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Anybody done this hunt recently. Gun or bow matters not to me. Just curious if the migration has been more regular or not. I know they had several BAD years and then a good one and then I haven’t heard much. Obviously no hunts in 2020. Any info on 2021? Still the best deal around if they’re present
I think the last good year was 2016 or 2017. Can’t remember. Been dead since then. Last year a few animals trickled through. My brother happened to have gone last year with a buddy and they shot 4 Bou including two good ones. He did a thread on it. (MPauls)
Thanks Adam, think I remember that, I’ll dig back farther on the threads
I’ll bump it up for you Luke. My same friend is going again same place, leaving in a couple weeks with his wife. I can let you know what they see if you like
I should maybe add for what it's worth we are seeing more caribou up north in Manitoba in the summer this year. I have no idea what that means, as those are residents, and not part of the migratory group.
Luke…..are you wanting to take a CBGC, or wanting to hunt in Manitoba, specifically? If the former, Greenland is also an option.
Are you guys driving up or flying up? I was curious if it's like the James Bay Hwy road trip?
We last hunted Northern Manitoba in 2016. Didn't see a caribou, no resident ones either like we normally do. And we put on 100's of miles between the two boats that week. Last year i heard they did kill a few but it wasn't as good as prior to 2016. Hoping the migration comes back, as we are looking at going next fall again.
Definitely a hunt I want to do when they come back, if they do!
Fall of 2017 there were some bowsiters who reported having a good year at Webbers, but I haven't heard any reports of great hunting since then. Of course Covid knocked out most of 3 years of US hunters. As mentioned above, Greenland is another possibility for CCBGC.....you can take more than one caribou if you're so inclined, as well as a muskox while you're there.
sticksender while Webbers (I am currently sitting at head office) is a Manitoba company, I do believe those hunts you speak of happened at camps in Nunavut. At the time we ran some hunts out of camps in both Manitoba and Nunavut. The caribou used to (pre - 2015) run a migratory route that dipped below Nunavut and into MB before they'd typically actually curl back up north into Nunavut before coming back south and again and into central MB for winter.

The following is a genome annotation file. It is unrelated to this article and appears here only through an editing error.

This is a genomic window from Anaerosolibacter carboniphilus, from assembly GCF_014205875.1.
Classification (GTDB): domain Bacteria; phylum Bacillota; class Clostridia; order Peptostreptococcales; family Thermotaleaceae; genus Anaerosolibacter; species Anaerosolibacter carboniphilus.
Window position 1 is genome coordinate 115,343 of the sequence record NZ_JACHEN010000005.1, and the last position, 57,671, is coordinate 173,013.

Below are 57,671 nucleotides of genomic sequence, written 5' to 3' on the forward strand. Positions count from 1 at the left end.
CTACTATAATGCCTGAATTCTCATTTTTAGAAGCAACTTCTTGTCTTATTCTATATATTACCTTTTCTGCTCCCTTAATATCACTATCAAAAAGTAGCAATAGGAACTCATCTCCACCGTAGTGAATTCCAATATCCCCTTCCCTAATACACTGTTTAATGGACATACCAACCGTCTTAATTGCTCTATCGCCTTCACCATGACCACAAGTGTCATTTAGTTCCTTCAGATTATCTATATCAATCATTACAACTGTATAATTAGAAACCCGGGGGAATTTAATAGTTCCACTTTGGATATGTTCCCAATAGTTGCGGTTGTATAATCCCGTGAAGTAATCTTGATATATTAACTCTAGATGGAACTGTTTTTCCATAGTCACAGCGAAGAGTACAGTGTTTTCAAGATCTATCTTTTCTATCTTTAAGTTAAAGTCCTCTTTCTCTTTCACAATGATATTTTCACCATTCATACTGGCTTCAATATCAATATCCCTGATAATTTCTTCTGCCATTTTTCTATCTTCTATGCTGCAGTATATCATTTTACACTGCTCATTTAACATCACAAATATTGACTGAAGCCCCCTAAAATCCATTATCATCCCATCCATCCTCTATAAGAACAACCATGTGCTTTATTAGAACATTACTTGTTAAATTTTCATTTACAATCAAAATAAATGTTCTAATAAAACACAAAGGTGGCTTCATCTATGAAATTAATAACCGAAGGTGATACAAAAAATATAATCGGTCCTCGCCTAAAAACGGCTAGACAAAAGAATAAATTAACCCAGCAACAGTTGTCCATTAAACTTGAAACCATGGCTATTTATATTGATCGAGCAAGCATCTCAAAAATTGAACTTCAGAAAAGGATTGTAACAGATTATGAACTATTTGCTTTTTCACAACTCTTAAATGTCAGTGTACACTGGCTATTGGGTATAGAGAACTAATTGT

What started happening is that the caribou's southern swirl no longer went south far enough into MB for a real migration. Sometimes they were juuuuuuuust over the border and those southern Nunavut camps had wicked hunts while MB was bone dry. There were the odd resident bulls that hang out at northern lakes, but the migration has stopped coming into our province until much later in the year. We still see the migration come into our province every year same as they used to come later in the year before winter. That can be late Oct/early November same as it used to be. But we miss that Aug/Sep swirl. Why not hunt them in late Oct/early Nov you ask? Float planes and lakes. At that time we are frozen with thin ice. Not enough ice for something heavy, and even the hundreds of miles of muskeg that never really freezes solid would betray you with a snow machine if you tried to get there. In talking with people that have shot post-rut caribou they say they are not edible. I find it hard to believe but that's the word. I might have to poke one and find out one day.
Talked to somebody who ended up guiding just south of the Nunavut border last year in MB and they filled 3 of the 60 tags available. They ended up focusing more on moose as the bou weren’t really around.
So how about Nunavut then? I haven’t heard a bad thing there yet
My Manitoba trip was an expensive fishing trip. We never saw an animal.
Who's running Central Canada Barren Caribou in Canada now??
Manitoba would be a fishing trip with a very small chance of shooting a stray caribou, I'd never expect anything else. Henik Lake is a long time operator in Nunavut.
My personal working theory is that the massive herds of the 90's, 2000's ate up all the food along their travel routes, and herds are now moving through new areas. Anyone that knows about the north knows it takes "Caribou moss" or lichen 25-30 years to re-grow. 800,000 animals running over an area twice a year for many years has an effect. The landscape and trails still look like the caribou came through last year, and there hasn't been any in the fall since like 2015. That, coupled with the overall decline in herd numbers make Manitoba a no-go for caribou hunts IMO. I think numbers are down, and what numbers there still are have picked more productive routes to take.
Hunted in N. MB in 2014 with Munroe Lake lodge. Camp was literally within sight of the Nunavut border. Lots of animals that year, all 6 hunters filled 2 tags each in 3 days with many real nice bulls... 2 day weather delay getting in. I heard they stopped doing CBGC hunts in 2017 due to the lack of animals migrating thru. Got lucky to get there when we did and so unfortunate about the migration now... such a great place to hunt!